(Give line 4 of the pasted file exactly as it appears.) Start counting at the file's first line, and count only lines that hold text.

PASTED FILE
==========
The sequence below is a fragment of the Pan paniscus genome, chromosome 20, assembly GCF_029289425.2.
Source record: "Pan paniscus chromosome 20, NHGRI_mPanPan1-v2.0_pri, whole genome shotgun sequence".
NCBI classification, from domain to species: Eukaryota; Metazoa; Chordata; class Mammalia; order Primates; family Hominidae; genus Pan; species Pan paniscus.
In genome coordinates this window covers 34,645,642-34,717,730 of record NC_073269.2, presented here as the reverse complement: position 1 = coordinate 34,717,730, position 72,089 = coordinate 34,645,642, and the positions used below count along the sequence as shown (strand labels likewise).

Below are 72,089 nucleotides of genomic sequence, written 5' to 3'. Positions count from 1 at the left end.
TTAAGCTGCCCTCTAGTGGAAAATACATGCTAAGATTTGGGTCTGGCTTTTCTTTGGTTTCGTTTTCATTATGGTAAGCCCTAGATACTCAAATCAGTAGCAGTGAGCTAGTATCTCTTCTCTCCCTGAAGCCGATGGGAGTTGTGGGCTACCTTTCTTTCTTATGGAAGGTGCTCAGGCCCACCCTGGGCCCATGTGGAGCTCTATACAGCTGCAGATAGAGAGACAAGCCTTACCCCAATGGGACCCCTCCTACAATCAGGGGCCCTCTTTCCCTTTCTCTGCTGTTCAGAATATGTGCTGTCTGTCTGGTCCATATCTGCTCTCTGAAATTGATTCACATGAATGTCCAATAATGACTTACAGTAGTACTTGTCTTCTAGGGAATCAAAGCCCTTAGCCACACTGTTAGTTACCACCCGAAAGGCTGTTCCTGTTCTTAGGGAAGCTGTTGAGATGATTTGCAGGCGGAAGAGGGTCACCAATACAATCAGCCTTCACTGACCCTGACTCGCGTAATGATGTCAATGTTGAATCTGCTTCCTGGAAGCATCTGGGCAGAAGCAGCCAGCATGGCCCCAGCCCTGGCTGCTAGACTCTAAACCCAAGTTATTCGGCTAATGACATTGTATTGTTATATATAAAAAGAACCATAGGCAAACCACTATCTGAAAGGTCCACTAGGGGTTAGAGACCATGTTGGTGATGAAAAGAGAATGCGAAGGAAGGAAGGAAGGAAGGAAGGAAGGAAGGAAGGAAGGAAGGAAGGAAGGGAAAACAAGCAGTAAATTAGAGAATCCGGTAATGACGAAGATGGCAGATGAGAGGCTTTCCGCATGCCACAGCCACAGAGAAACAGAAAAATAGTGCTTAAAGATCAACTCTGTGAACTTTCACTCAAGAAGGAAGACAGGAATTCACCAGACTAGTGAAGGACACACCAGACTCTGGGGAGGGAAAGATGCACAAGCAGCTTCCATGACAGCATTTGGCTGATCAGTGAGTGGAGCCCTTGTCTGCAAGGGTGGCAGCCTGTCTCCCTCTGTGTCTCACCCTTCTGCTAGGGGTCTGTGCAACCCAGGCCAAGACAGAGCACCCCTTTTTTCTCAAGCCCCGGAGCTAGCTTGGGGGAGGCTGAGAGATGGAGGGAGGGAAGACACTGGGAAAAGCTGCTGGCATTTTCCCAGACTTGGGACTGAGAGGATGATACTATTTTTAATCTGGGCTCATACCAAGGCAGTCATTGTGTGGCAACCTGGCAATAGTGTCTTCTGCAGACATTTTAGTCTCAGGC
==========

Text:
In genome coordinates this window covers 34,645,642-34,717,730 of record NC_073269.2, presented here as the reverse complement: position 1 = coordinate 34,717,730, position 72,089 = coordinate 34,645,642, and the positions used below count along the sequence as shown (strand labels likewise).